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Looking for tips/insight to reduce oil consumption

Post in 'The Boiler Room - Wood Boilers and Furnaces' started by Ansky, Mar 12, 2013.

  1. Ansky

    Ansky Member

    Joined:
    Feb 18, 2013
    Messages:
    109
    Loc:
    central CT
    Ok, I realize that this may not be the right forum for this question, but I imagine that I'm not the only person looking to maximize efficiency from their oil burning furnace now that they are heating their home with wood.

    For the last month, I've pretty much primarily heated my house with my jotul 550 insert. It's doing a great job. But I still hear my furnace kicking on every now and again and I hate that. I have all the thermostats turned down or off, but I still need the furnace for domestic hot water. I have a buderus system with a logamatic 2107 control.

    My question is this...what should I keep the high temp limit on the control at? I currently have it set at 140 deg and have my hot water set at 120. Would it be better to set the high temp limit higher so it won't have to turn on as often? Or lower, like the same temp as my water...120? I just don't know what I should do to try to limit the burner from turning off and on as much.

    Maybe I'm over thinking this. I just figured someone here has been through something similar.

    Thanks in advance.

    John

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  2. maple1

    maple1 Minister of Fire

    Joined:
    Sep 15, 2011
    Messages:
    3,830
    Loc:
    Nova Scotia
    I pulled the plug on my oil man & put in an electric hot water heater for DHW & electric boiler for (only used one day this winter) backup heat. Heating DHW with oil is not very efficient. The Buderus system is pretty good for an oil one, not sure you would have much to gain if you keep using it.
  3. peakbagger

    peakbagger Minister of Fire

    Joined:
    Jul 11, 2008
    Messages:
    1,590
    Loc:
    Northern NH
    If you have a seperate "hot water maker" tank that heats hot water off a seperate zone, you can install a timer on the wiring to the thermostat inside the tank so that it doesnt run at night. The other big issue is to review the piping into and out of the tank. Some installers are far better at putting in neat or cheap and forget to so the basics like installing a heat trap at the top of the tank. My parents had a "neat" install and their furnace room got hotter with the new furnace. They had runt he pipes straight up so heat from the tank was going up the pipe and heating the room. I put in a loop and insulated the pipes and it made a big difference.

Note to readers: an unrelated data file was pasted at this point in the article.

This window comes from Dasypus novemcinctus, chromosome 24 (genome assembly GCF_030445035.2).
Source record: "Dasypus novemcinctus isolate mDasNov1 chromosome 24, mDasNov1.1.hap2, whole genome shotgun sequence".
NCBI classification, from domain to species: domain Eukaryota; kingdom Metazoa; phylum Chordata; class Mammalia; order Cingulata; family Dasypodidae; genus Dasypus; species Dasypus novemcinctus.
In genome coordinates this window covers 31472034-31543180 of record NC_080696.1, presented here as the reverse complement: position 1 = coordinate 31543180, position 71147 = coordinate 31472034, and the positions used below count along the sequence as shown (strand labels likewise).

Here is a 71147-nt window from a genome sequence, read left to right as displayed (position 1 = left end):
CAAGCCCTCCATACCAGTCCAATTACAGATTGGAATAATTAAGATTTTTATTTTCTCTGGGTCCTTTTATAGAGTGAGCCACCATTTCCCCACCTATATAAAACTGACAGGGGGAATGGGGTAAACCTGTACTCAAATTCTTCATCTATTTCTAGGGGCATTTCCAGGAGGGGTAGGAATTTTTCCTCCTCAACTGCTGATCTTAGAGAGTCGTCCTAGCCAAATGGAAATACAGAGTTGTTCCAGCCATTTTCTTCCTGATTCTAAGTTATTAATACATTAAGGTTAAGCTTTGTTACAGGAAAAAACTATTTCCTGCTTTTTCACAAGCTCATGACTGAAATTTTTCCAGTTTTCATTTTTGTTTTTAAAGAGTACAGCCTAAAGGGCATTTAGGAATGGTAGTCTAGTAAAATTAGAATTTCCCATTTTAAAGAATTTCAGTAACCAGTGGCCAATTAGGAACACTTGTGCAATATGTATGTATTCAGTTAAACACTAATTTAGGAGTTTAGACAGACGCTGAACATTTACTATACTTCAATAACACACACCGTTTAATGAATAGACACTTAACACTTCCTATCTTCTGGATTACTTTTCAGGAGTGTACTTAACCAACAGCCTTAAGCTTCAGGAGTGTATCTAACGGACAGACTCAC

4. velvetfoot

    velvetfoot Minister of Fire

    Joined:
    Dec 5, 2005
    Messages:
    6,530
    Loc:
    Sand Lake, NY
    I'm not sure if the overnight timers are effective. Web opinion, when I was researching, indicated no. I also switched to an electric water heater. This winter we also used electric heaters in the rooms upstairs that would get turned on, mostly by my wife, when the rooms were in use. On the one hand, she was a sport and didn't turn on the oil heat upstairs, and, on the other hand, she's now used to turning on the heaters and probably will also turn on the oil heat upstairs next winter. :(

    Anyway, although I have the capability to revert back to the indirect water heater, I think I'm going to hang with just the electric water heater next winter, even if the oil boiler goes on once in a while.

    I put an outdoor reset and a flue gas damper on the ~7 year old Burnham V8 boiler.
  5. AddictiveStew

    AddictiveStew Member

    Joined:
    Mar 13, 2013
    Messages:
    168
    Loc:
    PA
    I just survived my first winter in an old farmhouse heated by a converted coal boiler from the 20's. 63% efficiency here! My biggest savings this year was from increasing insulation in the attic (from 0 to R49). Also sealing up those window frames and doors made a huge difference. I'm using 33% less oil since I made these changes. I just purchased a pellet stove with my tax refund and I'm planning to install an electric water heater as well so we aren't using this old beast to heat our DHW all summer.
  6. 69911e

    69911e Member

    Joined:
    Oct 29, 2010
    Messages:
    73
    Loc:
    CT
    I would consider a heatpump water heater and turn off the oil. Installed ones at my house and my mothers. Hot water oil savings paid for it in less than 2 years plus it keeps the dirt basement floor and pipes bone dry, and air dehumidified in the summer.
    AddictiveStew likes this.
  7. AddictiveStew

    AddictiveStew Member

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    Messages:
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    Loc:
    PA
    What did that cost if you don't mind me asking? I'd like to get off oil altogether.
  8. 69911e

    69911e Member

    Joined:
    Oct 29, 2010
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    Loc:
    CT
    They are expensive, normally $1500. I found a GE on sale with 11 year extended warranty for $900, used the 10% off HD coupon, Fed tax credit and CT energystar bought it down to $300. I did the install. Check to see what Fed and CT rebates/credits are available now.
    The savings of not running the dehumidifier in the summer on my mothers 270 year old dirt fieldstone/basement actually paid for it in 1 year not counting any oil savings.
  9. Fred61

    Fred61 Minister of Fire

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    Southeastern Vt.

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